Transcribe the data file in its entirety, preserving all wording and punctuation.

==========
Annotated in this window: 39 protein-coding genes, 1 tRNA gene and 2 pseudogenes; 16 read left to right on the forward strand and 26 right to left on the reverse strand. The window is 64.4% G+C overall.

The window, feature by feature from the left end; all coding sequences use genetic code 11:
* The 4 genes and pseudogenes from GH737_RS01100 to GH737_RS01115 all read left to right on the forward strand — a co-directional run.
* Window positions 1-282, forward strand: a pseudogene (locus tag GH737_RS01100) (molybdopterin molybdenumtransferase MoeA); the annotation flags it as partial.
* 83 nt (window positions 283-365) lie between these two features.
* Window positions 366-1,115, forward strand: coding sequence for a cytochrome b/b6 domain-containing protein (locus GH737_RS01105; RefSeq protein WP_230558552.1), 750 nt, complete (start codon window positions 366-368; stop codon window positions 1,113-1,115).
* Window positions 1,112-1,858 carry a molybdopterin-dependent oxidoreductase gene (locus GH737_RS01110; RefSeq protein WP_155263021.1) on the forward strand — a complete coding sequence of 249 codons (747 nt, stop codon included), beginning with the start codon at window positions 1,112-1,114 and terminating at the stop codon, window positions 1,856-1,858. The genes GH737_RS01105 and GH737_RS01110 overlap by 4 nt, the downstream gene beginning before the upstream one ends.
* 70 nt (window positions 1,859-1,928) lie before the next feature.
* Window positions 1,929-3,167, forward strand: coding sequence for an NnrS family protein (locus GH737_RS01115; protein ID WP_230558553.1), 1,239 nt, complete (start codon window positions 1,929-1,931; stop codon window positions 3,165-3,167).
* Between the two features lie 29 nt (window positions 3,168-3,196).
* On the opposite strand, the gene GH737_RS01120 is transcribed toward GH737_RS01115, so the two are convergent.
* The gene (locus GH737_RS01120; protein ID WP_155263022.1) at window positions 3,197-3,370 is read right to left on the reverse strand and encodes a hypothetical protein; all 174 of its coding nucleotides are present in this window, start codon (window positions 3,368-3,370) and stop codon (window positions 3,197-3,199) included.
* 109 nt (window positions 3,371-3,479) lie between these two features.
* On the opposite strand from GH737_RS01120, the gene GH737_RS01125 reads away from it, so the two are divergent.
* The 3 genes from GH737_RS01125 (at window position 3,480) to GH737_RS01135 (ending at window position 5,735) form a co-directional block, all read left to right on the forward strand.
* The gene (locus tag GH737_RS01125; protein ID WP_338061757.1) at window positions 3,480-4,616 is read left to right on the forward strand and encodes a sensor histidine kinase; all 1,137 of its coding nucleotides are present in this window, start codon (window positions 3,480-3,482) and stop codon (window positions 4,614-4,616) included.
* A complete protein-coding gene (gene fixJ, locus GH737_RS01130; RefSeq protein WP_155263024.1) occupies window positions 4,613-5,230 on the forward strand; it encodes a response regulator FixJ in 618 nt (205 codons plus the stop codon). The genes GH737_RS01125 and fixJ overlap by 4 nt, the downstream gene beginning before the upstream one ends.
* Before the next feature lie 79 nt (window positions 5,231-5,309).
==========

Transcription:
Annotated in this window: 39 protein-coding genes, 1 tRNA gene and 2 pseudogenes; 16 read left to right on the forward strand and 26 right to left on the reverse strand. The window is 64.4% G+C overall.

The window, feature by feature from the left end; all coding sequences use genetic code 11:
* The 4 genes and pseudogenes from GH737_RS01100 to GH737_RS01115 all read left to right on the forward strand — a co-directional run.
* Window positions 1-282, forward strand: a pseudogene (locus tag GH737_RS01100) (molybdopterin molybdenumtransferase MoeA); the annotation flags it as partial.
* 83 nt (window positions 283-365) lie between these two features.
* Window positions 366-1,115, forward strand: coding sequence for a cytochrome b/b6 domain-containing protein (locus GH737_RS01105; RefSeq protein WP_230558552.1), 750 nt, complete (start codon window positions 366-368; stop codon window positions 1,113-1,115).
* Window positions 1,112-1,858 carry a molybdopterin-dependent oxidoreductase gene (locus GH737_RS01110; RefSeq protein WP_155263021.1) on the forward strand — a complete coding sequence of 249 codons (747 nt, stop codon included), beginning with the start codon at window positions 1,112-1,114 and terminating at the stop codon, window positions 1,856-1,858. The genes GH737_RS01105 and GH737_RS01110 overlap by 4 nt, the downstream gene beginning before the upstream one ends.
* 70 nt (window positions 1,859-1,928) lie before the next feature.
* Window positions 1,929-3,167, forward strand: coding sequence for an NnrS family protein (locus GH737_RS01115; protein ID WP_230558553.1), 1,239 nt, complete (start codon window positions 1,929-1,931; stop codon window positions 3,165-3,167).
* Between the two features lie 29 nt (window positions 3,168-3,196).
* On the opposite strand, the gene GH737_RS01120 is transcribed toward GH737_RS01115, so the two are convergent.
* The gene (locus GH737_RS01120; protein ID WP_155263022.1) at window positions 3,197-3,370 is read right to left on the reverse strand and encodes a hypothetical protein; all 174 of its coding nucleotides are present in this window, start codon (window positions 3,368-3,370) and stop codon (window positions 3,197-3,199) included.
* 109 nt (window positions 3,371-3,479) lie between these two features.
* On the opposite strand from GH737_RS01120, the gene GH737_RS01125 reads away from it, so the two are divergent.
* The 3 genes from GH737_RS01125 (at window position 3,480) to GH737_RS01135 (ending at window position 5,735) form a co-directional block, all read left to right on the forward strand.
* The gene (locus tag GH737_RS01125; protein ID WP_338061757.1) at window positions 3,480-4,616 is read left to right on the forward strand and encodes a sensor histidine kinase; all 1,137 of its coding nucleotides are present in this window, start codon (window positions 3,480-3,482) and stop codon (window positions 4,614-4,616) included.
* A complete protein-coding gene (gene fixJ, locus GH737_RS01130; RefSeq protein WP_155263024.1) occupies window positions 4,613-5,230 on the forward strand; it encodes a response regulator FixJ in 618 nt (205 codons plus the stop codon). The genes GH737_RS01125 and fixJ overlap by 4 nt, the downstream gene beginning before the upstream one ends.
* Before the next feature lie 79 nt (window positions 5,231-5,309).